No wonder Jazzy B have such a dedicated clientele – with the consistently brilliant music showcased there, you’re looking at some good nights. This Friday saw Marios Takoushis, a film composer and musician from London, guesting on piano. He was accompanied by George Krasides on tenor sax, Lakis Karapatakis on bass and George Koulas on drums. They play again on the 3rd January; if you missed it this time, I can tell you that you most definitely should not miss it again.
One of the great things about this performance was the variety of their repertoire. I’ve heard it said that jazz is music for musicians only; your average man on the street becomes quickly bored by long pieces seemingly lacking in structure and featuring endless solos. Personally I think this is rubbish; and certainly this quartet proved that jazz can be and is enjoyed by everyone. The set started with some original jazzed up versions of traditional Greek songs, Herbie Hancock got a rearrangement, and there was jazz funk (with some rather groovy slap bass going on), amongst the other numbers in their two hour-long sets. The musicians obviously do not take themselves too seriously, despite their talent: for instance, Giorgo Krasides was apparently in a festive mood. Not only did he sneak the riff of “Jingle Bells” into one of his excellent solos, he also unexpectedly took to the mike to growl a bluesy rendition of “Santa Claus is coming to town”.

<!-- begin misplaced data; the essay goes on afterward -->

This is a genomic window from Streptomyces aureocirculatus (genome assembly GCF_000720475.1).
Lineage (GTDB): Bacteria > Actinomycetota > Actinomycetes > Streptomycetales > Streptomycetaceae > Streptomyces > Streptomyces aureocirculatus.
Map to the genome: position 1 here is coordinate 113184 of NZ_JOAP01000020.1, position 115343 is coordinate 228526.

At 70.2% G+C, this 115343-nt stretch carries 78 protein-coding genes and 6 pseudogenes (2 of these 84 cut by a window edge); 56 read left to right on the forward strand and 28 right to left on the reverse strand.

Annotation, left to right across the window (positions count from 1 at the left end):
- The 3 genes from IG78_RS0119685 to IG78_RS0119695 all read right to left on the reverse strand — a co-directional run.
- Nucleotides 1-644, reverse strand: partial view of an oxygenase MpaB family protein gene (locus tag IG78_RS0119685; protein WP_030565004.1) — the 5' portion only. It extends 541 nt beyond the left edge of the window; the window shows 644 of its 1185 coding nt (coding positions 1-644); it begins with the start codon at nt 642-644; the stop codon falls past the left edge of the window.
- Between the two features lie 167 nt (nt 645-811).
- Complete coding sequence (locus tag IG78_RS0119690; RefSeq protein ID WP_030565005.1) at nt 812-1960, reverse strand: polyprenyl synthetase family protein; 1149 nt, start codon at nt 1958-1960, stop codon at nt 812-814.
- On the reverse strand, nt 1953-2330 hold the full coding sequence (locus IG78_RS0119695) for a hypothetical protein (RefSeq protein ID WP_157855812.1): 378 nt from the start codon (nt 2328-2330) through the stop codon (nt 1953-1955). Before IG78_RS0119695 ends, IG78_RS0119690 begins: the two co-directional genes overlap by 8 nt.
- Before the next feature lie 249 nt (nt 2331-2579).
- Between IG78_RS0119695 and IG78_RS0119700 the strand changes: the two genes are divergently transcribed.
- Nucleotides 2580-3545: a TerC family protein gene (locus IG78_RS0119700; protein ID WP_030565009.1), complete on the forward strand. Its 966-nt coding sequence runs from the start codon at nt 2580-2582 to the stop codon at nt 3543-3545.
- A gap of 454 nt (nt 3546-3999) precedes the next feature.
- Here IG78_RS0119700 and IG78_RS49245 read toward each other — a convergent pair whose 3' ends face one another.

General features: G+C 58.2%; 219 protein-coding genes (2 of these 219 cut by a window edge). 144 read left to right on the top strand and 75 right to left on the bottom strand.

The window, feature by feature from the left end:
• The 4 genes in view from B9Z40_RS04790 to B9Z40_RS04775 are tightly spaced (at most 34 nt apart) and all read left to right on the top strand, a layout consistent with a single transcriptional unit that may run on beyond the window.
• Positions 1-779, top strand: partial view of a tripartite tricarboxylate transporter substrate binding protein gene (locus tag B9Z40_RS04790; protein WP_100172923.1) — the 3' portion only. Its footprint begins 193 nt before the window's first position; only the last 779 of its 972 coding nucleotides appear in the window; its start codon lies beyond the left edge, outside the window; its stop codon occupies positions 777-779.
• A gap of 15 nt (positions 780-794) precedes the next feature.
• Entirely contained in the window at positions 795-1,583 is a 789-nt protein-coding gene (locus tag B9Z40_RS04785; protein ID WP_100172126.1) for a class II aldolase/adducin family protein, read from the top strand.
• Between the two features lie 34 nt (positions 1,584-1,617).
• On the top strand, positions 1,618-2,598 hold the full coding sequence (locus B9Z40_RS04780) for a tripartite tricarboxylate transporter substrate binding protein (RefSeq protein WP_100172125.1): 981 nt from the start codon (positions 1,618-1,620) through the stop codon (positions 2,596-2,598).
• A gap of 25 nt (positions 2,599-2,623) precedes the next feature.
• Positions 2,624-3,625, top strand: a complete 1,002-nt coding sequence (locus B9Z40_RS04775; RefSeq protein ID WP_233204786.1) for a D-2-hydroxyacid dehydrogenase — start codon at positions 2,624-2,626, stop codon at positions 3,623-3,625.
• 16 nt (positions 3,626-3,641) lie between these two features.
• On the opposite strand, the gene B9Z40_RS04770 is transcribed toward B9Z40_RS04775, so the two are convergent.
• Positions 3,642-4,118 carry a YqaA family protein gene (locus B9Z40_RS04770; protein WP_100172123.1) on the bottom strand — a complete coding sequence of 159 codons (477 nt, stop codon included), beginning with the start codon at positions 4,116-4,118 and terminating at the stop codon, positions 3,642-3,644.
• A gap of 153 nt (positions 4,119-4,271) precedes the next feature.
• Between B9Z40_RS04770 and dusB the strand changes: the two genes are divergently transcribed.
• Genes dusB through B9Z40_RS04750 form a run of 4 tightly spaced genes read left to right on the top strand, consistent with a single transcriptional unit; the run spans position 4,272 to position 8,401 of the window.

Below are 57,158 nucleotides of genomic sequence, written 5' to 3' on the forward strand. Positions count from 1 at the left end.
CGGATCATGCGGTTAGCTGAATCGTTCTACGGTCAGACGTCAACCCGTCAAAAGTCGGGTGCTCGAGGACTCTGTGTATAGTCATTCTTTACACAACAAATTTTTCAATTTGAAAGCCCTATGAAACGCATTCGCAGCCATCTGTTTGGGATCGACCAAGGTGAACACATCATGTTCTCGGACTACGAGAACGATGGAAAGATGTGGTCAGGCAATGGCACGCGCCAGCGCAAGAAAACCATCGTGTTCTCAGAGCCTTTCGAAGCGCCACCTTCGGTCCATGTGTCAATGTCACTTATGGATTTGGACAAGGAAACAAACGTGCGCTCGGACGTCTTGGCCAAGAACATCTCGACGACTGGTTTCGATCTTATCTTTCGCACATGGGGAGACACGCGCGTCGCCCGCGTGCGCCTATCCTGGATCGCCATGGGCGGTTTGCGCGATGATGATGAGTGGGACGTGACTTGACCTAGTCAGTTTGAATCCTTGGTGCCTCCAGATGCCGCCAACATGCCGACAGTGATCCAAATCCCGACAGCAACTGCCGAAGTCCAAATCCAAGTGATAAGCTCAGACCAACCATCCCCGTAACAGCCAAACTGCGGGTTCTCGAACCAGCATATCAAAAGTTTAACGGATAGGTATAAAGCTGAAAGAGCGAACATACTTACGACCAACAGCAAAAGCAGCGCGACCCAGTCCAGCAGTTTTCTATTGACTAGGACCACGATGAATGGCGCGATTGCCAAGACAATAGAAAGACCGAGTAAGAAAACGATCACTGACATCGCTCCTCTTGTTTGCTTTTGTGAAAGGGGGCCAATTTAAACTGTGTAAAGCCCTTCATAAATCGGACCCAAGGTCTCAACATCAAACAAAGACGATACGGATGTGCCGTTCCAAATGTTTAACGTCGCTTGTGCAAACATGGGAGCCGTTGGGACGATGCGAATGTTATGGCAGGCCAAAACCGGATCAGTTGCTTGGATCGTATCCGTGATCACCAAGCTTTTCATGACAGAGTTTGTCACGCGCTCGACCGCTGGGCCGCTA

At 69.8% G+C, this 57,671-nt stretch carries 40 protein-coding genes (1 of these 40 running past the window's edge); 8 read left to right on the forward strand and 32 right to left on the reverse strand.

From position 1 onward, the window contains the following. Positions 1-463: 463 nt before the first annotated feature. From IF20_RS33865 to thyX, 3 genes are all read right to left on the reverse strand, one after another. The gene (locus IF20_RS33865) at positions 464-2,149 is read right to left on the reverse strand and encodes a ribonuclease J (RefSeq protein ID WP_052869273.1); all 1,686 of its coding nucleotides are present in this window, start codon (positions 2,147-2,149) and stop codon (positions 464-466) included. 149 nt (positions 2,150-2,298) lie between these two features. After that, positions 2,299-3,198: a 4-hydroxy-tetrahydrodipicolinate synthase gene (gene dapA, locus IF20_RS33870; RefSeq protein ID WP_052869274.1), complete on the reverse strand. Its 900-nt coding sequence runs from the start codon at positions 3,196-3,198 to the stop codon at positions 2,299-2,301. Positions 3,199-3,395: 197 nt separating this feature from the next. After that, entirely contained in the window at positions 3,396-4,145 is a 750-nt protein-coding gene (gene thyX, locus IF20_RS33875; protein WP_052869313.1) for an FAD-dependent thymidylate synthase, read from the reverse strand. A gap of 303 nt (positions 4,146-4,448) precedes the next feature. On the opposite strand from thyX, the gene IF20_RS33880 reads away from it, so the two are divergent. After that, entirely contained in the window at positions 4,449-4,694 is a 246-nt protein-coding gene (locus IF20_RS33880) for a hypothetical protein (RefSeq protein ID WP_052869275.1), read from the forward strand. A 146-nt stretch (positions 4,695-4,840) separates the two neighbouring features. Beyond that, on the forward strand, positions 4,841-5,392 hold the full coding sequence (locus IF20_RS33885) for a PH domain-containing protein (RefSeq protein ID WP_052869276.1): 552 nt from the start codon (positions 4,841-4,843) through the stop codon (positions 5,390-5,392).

The standard of the music at Jazzy B is so high that it’s taken for granted. Marios Takoushis, the special guest, was easily matched by the regulars, and their collaboration was seamless. One of the things I love about jazz is watching the musician’s faces; their enjoyment is so palpable it’s impossible not to feel the depth of the bass, the bend of the sax, the sizzle of the cymbals in your own soul. Call it sound, call it sex, call it God, call it what you want; it was there on Friday night and it felt pretty damn good.